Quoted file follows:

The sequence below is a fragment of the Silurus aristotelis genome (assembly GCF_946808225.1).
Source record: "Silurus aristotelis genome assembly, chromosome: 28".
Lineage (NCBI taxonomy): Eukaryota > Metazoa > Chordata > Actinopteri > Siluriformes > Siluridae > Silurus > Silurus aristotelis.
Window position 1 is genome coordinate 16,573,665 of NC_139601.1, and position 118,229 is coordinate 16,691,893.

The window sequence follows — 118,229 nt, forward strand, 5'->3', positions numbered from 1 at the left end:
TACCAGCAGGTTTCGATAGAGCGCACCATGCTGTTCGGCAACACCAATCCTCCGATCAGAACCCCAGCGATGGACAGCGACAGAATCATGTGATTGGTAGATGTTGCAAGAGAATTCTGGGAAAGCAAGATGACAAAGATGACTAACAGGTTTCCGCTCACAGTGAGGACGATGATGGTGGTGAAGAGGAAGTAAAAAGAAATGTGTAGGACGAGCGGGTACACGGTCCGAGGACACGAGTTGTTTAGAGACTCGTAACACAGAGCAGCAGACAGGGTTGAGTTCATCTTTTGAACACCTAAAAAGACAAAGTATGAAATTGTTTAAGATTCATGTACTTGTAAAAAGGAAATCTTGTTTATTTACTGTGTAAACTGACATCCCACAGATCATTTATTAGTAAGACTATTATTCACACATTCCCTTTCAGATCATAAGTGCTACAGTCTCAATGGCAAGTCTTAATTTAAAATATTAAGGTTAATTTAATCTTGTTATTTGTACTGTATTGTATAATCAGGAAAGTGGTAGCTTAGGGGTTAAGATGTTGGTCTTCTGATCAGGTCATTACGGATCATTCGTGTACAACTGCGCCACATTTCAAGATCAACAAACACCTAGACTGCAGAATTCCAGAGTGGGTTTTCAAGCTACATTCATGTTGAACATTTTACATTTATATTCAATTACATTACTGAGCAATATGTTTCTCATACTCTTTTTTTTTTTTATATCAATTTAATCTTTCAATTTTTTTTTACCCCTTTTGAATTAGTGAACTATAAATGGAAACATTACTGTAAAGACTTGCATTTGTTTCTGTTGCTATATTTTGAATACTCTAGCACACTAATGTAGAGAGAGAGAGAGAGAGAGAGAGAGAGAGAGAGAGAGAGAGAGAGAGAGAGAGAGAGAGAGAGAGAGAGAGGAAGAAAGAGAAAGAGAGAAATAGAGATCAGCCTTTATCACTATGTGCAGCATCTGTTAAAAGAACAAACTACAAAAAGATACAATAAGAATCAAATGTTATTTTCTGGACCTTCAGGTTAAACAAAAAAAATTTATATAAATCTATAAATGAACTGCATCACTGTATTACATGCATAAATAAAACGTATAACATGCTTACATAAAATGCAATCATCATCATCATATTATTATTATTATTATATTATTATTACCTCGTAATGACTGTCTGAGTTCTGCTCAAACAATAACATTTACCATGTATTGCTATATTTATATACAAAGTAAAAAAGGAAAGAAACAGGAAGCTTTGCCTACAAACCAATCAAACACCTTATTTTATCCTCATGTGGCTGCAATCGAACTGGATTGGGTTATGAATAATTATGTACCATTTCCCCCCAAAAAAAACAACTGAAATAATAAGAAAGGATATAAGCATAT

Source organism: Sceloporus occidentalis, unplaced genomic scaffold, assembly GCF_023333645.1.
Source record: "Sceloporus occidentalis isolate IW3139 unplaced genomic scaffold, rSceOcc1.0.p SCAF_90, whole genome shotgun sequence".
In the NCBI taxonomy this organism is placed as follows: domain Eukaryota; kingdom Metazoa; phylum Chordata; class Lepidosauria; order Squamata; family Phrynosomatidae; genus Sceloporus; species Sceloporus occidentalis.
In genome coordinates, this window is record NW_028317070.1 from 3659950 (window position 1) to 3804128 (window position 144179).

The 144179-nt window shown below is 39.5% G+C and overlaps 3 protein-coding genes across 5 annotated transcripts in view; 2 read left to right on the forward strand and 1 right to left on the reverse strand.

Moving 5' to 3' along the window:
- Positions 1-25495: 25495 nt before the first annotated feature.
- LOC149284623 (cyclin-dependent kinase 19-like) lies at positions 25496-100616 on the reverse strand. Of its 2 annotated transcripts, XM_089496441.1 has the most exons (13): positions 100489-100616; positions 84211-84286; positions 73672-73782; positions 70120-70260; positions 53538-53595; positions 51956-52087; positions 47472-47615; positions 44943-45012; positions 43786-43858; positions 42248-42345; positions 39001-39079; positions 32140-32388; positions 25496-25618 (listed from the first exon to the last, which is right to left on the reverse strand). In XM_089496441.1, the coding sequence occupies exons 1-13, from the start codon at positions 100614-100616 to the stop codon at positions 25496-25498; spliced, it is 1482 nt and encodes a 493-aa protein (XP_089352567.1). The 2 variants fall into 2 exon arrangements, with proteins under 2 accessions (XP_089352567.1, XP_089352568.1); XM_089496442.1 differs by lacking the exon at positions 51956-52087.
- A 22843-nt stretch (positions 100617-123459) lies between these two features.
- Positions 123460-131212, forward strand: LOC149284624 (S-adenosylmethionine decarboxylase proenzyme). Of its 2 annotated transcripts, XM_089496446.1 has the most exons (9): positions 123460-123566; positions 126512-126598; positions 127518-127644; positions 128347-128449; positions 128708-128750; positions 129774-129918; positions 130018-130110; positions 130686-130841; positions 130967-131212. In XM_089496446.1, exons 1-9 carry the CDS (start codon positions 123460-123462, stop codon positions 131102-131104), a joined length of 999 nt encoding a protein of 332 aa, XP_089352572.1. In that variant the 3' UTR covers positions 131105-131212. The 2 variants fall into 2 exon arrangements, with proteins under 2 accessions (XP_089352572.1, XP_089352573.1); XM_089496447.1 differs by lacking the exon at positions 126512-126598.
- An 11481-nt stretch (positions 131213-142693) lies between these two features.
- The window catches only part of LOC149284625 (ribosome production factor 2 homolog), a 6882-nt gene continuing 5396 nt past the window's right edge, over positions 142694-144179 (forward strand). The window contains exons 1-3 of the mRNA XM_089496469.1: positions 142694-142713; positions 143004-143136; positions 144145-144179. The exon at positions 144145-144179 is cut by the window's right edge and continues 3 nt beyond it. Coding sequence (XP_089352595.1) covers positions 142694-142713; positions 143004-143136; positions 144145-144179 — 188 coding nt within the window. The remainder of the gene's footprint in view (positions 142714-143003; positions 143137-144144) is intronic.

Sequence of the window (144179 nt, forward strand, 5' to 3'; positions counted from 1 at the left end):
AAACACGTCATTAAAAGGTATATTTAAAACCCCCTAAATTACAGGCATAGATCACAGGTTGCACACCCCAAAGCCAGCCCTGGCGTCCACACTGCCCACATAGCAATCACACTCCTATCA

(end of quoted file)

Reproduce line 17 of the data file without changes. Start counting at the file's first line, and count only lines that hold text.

- An 11481-nt stretch (positions 131213-142693) lies between these two features.